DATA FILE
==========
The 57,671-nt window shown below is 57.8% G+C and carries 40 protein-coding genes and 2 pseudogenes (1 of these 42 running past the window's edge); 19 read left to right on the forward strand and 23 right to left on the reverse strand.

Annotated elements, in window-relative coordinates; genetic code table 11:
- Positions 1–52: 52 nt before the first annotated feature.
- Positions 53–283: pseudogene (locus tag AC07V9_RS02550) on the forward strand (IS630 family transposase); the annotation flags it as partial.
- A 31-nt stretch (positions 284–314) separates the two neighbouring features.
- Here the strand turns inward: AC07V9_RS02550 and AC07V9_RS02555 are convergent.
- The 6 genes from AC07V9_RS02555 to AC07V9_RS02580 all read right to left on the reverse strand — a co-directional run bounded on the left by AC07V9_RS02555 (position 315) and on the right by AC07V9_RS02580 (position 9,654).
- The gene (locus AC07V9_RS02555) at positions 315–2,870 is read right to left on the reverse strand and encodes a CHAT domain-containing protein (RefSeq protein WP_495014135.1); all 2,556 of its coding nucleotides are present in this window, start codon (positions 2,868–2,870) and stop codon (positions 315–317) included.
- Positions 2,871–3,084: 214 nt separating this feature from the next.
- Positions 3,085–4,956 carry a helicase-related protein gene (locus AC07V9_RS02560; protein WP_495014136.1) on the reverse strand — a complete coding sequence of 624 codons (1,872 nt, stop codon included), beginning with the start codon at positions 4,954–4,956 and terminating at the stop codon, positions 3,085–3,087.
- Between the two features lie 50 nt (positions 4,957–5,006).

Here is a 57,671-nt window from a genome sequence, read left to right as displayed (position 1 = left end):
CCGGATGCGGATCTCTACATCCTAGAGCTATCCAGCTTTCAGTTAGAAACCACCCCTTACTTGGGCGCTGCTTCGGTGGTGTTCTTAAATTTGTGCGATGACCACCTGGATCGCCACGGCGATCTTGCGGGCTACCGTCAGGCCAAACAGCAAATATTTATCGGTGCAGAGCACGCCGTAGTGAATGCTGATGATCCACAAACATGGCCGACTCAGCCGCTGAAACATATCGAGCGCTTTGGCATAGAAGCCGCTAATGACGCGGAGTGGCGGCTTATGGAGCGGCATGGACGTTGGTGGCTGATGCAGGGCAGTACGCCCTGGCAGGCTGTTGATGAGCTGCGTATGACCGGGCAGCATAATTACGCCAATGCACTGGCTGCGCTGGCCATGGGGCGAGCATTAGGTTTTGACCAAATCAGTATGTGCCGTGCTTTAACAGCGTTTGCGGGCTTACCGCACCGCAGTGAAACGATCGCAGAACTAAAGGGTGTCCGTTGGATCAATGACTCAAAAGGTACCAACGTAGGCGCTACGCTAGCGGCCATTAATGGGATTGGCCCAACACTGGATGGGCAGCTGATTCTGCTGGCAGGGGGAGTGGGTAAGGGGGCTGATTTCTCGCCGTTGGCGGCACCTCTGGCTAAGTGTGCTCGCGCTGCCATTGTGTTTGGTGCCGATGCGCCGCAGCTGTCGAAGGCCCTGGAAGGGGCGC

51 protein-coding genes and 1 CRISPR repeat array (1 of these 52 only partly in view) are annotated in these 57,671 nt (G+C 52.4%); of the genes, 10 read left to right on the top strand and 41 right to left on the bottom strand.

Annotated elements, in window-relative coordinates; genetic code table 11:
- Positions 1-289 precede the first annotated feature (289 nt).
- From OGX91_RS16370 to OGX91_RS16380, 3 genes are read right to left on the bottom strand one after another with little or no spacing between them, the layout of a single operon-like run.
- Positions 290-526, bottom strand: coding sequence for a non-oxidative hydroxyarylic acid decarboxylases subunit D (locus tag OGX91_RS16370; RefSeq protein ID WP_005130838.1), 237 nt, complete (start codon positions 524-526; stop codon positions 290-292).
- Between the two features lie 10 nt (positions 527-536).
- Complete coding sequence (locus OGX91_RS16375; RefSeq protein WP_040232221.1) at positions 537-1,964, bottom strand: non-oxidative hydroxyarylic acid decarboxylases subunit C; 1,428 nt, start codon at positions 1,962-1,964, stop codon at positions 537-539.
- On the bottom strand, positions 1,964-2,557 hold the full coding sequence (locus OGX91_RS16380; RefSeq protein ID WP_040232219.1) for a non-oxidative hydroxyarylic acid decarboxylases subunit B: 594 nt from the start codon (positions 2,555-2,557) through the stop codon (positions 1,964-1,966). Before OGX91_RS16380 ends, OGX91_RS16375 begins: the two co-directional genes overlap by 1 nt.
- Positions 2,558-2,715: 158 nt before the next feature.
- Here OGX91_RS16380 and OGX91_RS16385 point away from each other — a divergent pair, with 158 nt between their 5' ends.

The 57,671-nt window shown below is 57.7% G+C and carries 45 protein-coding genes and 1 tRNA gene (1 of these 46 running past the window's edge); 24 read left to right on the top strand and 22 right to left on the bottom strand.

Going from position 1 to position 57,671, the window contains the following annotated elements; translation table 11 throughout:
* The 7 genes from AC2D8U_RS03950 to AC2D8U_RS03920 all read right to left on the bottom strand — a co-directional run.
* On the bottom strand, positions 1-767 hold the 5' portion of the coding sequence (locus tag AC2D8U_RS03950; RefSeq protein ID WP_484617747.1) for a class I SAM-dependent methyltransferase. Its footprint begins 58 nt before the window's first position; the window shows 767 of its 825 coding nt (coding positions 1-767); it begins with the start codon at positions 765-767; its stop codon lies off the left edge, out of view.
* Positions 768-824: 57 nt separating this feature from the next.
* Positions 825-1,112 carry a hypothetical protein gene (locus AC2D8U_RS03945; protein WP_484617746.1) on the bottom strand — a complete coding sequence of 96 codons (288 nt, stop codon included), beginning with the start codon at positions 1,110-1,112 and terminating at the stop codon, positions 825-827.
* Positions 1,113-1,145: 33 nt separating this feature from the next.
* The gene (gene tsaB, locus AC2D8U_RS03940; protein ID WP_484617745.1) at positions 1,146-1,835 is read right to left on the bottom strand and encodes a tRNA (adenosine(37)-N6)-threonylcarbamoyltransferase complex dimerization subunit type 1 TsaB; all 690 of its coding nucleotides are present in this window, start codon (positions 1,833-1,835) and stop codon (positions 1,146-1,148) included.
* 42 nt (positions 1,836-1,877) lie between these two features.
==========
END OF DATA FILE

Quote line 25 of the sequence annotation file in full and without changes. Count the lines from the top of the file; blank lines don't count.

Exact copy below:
Going from position 1 to position 57,671, the window contains the following annotated elements; translation table 11 throughout: